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Tips for final exams

November 25, 2019 — 

Final exams are fast approaching and now is the time to start preparing. Plan out your study time, take care of yourself and put your best foot forward. When it comes to exam period, remember that what you do both inside and outside of the exam room counts.


  • Review your exam schedule. Schedules are now available by visiting Exam Schedules. If you are a student on the Bannatyne campus, visit your college office for your exam schedule. Don’t forget that you have to remain available until all of your exams have been fulfilled, so don’t book holiday plans until you know when your exams will be complete. Exam conflicts, if any, should be reported as soon as possible to the Registrar’s Office.


Many students feel stressed around exam time so think about what you can do to address your worries before they spiral out of control. Here are some steps to take:

  • Educate yourself on UM exam policies. Be aware that anything you do which gives you or another student an unfair advantage makes the conditions unfair for everyone else. Review the policies here.
  • Know what counts. Keep in mind that, according to Section 2.5 of the Student Discipline Bylaw, exam cheating is “…the purposeful circumventing of fair testing procedures. Such acts may be premeditated/planned or may be unintentional or opportunistic.” Examples of cheating include letting another student look at your exam, helping a friend on an exam, using a cell phone during an exam, or continuing to write an exam once the time has elapsed. Make sure you are clear on what materials are unauthorized during an exam. Visit the Academic Integrity website to learn more.
  • Take care of yourself. Sleep, eat and exercise. A short walk is often all you need to feel recharged and can have great stress reducing benefits. Eat balanced meals, get the rest you need, and stay physically active. 
  • Get support. Do you get nervous, anxious and worry before exams? You’re not alone. Many people experience exam anxiety no matter how hard they study and prepare. Make time to connect with family and friends or consider using one of several apps that have been developed for exam anxiety. If talking to someone else would be more helpful for you, the Student Counselling Centre has several drop-in workshops on mindfulness and managing negative emotions and stress. You can also phone or drop by to arrange an appointment with a counsellor.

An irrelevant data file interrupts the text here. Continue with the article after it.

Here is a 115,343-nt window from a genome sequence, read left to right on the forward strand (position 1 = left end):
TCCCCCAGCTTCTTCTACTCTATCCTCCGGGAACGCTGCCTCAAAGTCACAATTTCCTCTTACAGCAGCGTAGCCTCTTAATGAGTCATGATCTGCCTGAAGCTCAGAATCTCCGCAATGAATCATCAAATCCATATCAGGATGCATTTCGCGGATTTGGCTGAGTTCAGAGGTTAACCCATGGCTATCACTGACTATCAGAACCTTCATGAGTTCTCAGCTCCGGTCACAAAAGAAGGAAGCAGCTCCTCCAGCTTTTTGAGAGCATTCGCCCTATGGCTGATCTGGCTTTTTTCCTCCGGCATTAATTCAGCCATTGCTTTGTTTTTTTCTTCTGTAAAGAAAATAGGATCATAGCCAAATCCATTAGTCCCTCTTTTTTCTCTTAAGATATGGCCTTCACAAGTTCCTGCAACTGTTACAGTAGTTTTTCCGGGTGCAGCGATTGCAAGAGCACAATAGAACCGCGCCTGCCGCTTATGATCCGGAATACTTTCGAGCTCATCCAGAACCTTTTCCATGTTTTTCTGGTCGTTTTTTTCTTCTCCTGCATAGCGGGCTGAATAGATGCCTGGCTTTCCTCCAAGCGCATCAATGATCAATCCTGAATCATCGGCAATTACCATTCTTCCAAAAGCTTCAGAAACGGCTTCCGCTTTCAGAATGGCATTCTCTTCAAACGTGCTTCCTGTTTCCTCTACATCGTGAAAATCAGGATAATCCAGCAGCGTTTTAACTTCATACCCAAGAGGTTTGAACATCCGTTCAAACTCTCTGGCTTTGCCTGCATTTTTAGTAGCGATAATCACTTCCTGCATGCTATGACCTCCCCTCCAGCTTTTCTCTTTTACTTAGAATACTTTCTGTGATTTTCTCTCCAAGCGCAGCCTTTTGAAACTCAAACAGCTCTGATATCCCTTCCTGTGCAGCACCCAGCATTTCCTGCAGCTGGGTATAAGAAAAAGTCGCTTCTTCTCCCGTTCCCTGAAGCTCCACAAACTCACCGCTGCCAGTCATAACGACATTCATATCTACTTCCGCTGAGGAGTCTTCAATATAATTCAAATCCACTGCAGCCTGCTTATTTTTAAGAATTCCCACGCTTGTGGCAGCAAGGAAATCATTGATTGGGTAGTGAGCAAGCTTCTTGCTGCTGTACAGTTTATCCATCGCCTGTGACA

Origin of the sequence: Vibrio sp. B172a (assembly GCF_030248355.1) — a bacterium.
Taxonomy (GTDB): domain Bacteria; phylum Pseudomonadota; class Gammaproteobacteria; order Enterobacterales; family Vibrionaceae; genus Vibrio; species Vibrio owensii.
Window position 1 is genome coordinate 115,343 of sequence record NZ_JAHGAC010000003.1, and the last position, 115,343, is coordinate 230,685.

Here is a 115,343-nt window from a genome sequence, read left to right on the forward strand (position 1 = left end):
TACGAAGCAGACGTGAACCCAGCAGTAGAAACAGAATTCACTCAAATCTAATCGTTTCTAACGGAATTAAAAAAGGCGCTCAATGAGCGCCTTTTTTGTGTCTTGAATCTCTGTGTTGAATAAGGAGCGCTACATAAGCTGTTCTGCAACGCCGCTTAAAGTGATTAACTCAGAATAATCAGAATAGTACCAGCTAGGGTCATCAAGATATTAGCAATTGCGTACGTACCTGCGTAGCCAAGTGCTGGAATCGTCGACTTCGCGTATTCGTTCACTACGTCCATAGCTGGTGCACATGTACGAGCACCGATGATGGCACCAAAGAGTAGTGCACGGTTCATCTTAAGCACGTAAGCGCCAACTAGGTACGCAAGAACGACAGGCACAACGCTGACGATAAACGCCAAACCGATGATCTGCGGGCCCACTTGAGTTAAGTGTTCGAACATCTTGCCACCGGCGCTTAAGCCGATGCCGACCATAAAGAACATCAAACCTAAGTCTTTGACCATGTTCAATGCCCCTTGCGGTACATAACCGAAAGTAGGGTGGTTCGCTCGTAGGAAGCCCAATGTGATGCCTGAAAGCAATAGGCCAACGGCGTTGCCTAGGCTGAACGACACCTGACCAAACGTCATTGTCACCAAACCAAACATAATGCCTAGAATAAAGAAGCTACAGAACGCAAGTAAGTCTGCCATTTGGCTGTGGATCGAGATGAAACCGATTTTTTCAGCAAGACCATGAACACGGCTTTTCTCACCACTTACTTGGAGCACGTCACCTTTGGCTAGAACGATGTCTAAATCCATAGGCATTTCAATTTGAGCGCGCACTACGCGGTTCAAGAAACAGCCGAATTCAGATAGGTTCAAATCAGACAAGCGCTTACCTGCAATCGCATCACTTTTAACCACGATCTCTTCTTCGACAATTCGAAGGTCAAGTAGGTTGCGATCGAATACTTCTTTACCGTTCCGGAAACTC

If you have a hearing, vision or learning disability, are struggling with mental health or have a temporary or permanent physical health concern, Student Accessibility Services may be able to assist you with exam accommodations. Reach out to Accessibility Services as early as you can because exam accommodations take some time to arrange. Most important, don’t beat yourself up or be too hard on yourself. You’re doing the best you can.
  • Be proactive. If you are struggling in a course, the best way to avoid potential issues is to get help before they become a big problem. Your first step should be to visit your professor or teaching assistant during their office hours. These hours are specifically set aside to help students like you. You can also get one-to-one help and other learning supports through the Academic Learning Centre.


Sometimes you just don’t know where to start. Use these pointers to help organize your study time so you can be as productive as possible.

  • Organize essential test materials such as readings, notes taken in class, assignment questions, practice questions and homework.
  • Create a plan and pay close attention to areas that you don’t know or don’t understand, but keep in mind it’s important to also review material you know.
  • Take breaks. regular, short, breaks are best.
  • Test yourself daily. Use the chapter quizzes, flash cards or create test questions for yourself. Just reading over your notes does not help you learn. Re-copying is a waste of time. Re-organize and chunk information for best results.
  • Create a “cheat” sheet that summarizes all the essential information for that course. Then use that sheet for review. Creating this sheet not only reminds you of information you need to know, but also requires you to test yourself on concepts, formulae, definitions, etc.
  • Don’t just memorize. Understanding will ensure that you retain that material.
  • Mix it up. Study in different places for a change of pace and scenery. It also doesn’t hurt to alternate your topics when you study. Although it may not feel like it initially, shifting gears will sometimes aid learning.


Exams can be a stressful time in your life, getting through a stressful time is all about balance. The University has many resources to support your success and has put together a number of student support events to help reduce stress and take a break for some self-care. 


On the day of the exam, make sure you pack your ID. Students must present photo identification at all exams. Bring your student ID card (preferred) or another piece of photo identification with you and place it on top of your table before starting your exam.

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